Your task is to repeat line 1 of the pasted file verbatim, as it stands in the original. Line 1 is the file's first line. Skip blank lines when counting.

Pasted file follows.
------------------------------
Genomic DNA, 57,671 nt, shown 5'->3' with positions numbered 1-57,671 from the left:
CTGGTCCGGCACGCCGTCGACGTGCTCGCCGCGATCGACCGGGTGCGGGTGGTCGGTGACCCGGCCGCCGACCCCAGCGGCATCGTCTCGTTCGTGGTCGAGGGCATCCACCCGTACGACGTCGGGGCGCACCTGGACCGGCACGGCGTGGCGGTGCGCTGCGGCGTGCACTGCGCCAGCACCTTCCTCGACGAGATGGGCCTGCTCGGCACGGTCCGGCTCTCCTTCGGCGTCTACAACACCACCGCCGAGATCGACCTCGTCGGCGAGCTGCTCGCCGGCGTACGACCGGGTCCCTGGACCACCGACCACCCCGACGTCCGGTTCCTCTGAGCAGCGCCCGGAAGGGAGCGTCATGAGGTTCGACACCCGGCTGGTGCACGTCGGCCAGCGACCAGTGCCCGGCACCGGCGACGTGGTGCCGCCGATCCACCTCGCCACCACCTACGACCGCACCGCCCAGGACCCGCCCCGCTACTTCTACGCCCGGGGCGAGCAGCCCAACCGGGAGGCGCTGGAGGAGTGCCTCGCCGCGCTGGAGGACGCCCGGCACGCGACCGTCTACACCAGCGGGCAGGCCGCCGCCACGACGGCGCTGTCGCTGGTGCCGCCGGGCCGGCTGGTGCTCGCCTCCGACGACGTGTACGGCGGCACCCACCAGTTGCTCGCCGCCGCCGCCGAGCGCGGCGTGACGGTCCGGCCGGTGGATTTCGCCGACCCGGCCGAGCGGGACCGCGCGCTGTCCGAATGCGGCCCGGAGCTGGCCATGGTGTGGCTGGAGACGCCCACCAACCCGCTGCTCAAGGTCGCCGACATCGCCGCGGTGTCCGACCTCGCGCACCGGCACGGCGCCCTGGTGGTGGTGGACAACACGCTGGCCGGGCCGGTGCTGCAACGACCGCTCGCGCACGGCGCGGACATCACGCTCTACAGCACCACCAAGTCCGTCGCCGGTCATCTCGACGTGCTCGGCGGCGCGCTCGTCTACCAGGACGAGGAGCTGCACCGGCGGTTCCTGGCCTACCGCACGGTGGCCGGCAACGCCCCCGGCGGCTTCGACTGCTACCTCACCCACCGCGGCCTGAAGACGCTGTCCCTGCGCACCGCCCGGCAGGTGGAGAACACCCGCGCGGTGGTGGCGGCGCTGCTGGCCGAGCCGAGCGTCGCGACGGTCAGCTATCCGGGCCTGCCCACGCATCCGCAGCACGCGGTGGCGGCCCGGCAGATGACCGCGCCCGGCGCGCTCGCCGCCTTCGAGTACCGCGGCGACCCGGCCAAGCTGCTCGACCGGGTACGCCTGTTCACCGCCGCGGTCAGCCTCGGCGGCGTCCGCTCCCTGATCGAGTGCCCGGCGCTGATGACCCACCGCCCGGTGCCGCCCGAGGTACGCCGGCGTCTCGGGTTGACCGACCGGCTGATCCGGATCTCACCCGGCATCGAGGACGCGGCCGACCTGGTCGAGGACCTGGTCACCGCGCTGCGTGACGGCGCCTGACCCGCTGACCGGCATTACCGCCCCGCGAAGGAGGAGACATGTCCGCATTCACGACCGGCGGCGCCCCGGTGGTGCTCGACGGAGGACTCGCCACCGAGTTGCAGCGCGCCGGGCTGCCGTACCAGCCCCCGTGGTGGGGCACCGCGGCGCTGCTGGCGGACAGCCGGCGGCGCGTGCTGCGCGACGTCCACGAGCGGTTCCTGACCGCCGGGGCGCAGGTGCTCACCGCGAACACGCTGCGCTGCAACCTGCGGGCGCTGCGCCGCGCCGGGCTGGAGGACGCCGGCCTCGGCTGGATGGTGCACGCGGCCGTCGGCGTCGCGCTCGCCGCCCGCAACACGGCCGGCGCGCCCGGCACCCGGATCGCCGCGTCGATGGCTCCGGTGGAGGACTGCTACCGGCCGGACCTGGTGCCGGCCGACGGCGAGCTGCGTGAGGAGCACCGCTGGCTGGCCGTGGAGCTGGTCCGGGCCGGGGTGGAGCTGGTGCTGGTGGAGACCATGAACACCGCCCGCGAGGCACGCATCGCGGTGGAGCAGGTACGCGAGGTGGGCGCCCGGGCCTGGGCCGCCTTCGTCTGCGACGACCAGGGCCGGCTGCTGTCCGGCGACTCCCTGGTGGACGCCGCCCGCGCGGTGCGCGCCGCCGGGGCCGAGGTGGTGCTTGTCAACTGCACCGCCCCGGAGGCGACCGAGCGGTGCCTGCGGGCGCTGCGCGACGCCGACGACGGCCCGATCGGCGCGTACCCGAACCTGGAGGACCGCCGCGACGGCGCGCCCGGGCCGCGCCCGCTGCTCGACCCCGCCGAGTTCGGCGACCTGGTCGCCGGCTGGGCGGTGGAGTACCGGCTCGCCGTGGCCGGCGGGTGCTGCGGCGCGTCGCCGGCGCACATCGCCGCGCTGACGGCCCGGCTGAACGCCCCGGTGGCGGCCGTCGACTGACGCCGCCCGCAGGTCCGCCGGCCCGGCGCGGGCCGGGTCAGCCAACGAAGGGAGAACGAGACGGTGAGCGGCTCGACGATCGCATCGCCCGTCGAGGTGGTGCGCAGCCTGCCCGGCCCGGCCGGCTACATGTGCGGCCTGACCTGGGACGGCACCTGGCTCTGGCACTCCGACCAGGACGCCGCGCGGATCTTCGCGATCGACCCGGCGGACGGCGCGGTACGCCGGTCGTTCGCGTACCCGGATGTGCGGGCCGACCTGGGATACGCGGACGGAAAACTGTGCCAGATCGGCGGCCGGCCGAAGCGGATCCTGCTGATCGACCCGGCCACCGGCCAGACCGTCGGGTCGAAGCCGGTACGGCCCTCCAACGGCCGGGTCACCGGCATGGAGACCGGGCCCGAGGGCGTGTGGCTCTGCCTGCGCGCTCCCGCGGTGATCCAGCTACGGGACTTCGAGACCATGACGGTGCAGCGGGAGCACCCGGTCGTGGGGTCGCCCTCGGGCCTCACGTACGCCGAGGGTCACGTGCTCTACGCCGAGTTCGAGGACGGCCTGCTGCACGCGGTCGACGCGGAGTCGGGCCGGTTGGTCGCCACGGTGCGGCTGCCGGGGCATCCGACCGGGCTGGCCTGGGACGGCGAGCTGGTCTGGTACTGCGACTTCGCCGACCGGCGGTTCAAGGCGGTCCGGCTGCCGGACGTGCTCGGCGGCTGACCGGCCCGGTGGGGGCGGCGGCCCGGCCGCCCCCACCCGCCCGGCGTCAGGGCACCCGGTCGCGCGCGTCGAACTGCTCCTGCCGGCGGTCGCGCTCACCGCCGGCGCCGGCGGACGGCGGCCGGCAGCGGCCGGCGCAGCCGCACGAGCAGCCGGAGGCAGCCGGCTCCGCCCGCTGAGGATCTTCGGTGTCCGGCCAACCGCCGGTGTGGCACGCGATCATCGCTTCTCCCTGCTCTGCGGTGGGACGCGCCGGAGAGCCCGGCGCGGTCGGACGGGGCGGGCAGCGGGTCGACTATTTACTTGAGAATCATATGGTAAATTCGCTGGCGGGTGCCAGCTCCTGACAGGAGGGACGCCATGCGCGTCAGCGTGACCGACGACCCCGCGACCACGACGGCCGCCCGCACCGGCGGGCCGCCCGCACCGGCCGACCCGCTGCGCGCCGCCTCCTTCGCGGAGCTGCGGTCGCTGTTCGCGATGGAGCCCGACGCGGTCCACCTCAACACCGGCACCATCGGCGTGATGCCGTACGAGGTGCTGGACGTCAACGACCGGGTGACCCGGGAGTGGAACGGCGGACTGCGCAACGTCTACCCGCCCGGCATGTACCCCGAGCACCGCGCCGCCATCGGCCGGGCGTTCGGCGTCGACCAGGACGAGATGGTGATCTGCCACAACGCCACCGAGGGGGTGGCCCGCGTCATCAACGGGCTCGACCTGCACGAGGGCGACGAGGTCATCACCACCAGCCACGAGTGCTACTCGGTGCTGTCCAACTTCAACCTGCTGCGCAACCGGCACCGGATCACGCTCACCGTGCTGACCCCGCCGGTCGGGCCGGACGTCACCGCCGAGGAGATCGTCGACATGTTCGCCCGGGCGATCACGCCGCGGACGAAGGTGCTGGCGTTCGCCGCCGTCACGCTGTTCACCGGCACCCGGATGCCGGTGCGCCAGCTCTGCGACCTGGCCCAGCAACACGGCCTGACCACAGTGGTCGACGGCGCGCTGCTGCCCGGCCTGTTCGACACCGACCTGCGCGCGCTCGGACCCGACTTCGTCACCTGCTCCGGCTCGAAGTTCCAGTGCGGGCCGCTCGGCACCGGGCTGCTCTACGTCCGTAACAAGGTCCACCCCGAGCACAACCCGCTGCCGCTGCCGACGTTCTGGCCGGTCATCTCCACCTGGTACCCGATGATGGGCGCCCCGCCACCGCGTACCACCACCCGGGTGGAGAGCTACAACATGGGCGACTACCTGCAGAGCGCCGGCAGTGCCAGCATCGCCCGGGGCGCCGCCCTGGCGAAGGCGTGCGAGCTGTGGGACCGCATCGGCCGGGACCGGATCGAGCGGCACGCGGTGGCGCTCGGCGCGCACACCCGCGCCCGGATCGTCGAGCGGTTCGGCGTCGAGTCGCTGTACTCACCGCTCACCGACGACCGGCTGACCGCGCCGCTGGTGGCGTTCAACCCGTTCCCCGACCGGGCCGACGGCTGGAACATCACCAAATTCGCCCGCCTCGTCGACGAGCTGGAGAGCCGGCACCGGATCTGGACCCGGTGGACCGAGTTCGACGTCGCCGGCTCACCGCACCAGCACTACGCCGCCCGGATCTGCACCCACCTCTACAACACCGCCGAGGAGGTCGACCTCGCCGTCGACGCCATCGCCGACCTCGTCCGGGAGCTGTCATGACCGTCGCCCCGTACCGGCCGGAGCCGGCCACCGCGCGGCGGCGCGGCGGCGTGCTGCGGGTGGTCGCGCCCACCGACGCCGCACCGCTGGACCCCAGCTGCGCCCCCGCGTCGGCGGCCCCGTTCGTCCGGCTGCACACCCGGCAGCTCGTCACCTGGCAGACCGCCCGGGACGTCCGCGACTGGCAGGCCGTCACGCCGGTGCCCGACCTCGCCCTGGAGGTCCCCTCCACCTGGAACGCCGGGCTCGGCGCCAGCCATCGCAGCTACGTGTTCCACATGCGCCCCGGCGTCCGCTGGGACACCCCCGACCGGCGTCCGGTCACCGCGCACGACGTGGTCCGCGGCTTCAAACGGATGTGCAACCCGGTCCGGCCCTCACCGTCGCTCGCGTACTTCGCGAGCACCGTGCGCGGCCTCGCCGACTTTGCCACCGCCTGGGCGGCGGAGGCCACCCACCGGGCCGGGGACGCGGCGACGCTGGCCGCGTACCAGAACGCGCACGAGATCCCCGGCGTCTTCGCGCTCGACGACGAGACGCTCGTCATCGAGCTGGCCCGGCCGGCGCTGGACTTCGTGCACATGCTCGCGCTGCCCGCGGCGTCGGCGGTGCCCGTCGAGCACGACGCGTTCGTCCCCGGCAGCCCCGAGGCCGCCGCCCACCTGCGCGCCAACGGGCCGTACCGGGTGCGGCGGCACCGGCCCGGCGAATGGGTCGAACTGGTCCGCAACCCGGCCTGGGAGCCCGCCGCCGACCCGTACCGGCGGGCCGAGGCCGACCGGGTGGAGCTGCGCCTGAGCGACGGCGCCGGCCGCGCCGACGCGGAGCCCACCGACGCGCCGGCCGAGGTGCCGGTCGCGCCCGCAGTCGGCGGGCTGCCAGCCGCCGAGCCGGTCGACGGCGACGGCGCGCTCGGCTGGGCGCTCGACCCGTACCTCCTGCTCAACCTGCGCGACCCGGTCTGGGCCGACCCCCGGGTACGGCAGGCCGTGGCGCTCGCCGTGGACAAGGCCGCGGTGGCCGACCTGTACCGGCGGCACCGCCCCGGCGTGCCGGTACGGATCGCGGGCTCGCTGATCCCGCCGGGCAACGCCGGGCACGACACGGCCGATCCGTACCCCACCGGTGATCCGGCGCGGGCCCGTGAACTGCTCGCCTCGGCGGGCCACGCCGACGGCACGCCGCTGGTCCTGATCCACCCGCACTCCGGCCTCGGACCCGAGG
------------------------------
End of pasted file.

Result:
Genomic DNA, 57,671 nt, shown 5'->3' with positions numbered 1-57,671 from the left: